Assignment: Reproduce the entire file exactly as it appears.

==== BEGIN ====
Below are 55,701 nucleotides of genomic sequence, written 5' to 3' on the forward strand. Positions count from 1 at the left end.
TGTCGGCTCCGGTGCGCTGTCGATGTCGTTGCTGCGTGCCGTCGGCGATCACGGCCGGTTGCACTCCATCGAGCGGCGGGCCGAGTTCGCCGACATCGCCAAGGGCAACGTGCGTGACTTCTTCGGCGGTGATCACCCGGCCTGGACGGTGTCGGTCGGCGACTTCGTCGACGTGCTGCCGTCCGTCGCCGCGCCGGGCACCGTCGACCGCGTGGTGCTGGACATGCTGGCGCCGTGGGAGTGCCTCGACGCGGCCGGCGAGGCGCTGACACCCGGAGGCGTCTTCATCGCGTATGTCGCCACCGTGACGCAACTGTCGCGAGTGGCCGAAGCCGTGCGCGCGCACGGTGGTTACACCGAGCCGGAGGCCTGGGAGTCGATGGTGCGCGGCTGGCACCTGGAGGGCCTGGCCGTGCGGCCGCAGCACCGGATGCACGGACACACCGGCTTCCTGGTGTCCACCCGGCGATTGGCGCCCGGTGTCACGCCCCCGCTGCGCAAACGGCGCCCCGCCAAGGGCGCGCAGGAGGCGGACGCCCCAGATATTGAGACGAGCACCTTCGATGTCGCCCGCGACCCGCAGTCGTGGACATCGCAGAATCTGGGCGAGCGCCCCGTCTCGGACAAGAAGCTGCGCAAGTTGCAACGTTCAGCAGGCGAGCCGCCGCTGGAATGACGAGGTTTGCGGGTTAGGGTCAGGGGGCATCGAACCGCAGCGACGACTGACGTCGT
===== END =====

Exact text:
Below are 55,701 nucleotides of genomic sequence, written 5' to 3' on the forward strand. Positions count from 1 at the left end.
TGTCGGCTCCGGTGCGCTGTCGATGTCGTTGCTGCGTGCCGTCGGCGATCACGGCCGGTTGCACTCCATCGAGCGGCGGGCCGAGTTCGCCGACATCGCCAAGGGCAACGTGCGTGACTTCTTCGGCGGTGATCACCCGGCCTGGACGGTGTCGGTCGGCGACTTCGTCGACGTGCTGCCGTCCGTCGCCGCGCCGGGCACCGTCGACCGCGTGGTGCTGGACATGCTGGCGCCGTGGGAGTGCCTCGACGCGGCCGGCGAGGCGCTGACACCCGGAGGCGTCTTCATCGCGTATGTCGCCACCGTGACGCAACTGTCGCGAGTGGCCGAAGCCGTGCGCGCGCACGGTGGTTACACCGAGCCGGAGGCCTGGGAGTCGATGGTGCGCGGCTGGCACCTGGAGGGCCTGGCCGTGCGGCCGCAGCACCGGATGCACGGACACACCGGCTTCCTGGTGTCCACCCGGCGATTGGCGCCCGGTGTCACGCCCCCGCTGCGCAAACGGCGCCCCGCCAAGGGCGCGCAGGAGGCGGACGCCCCAGATATTGAGACGAGCACCTTCGATGTCGCCCGCGACCCGCAGTCGTGGACATCGCAGAATCTGGGCGAGCGCCCCGTCTCGGACAAGAAGCTGCGCAAGTTGCAACGTTCAGCAGGCGAGCCGCCGCTGGAATGACGAGGTTTGCGGGTTAGGGTCAGGGGGCATCGAACCGCAGCGACGACTGACGTCGT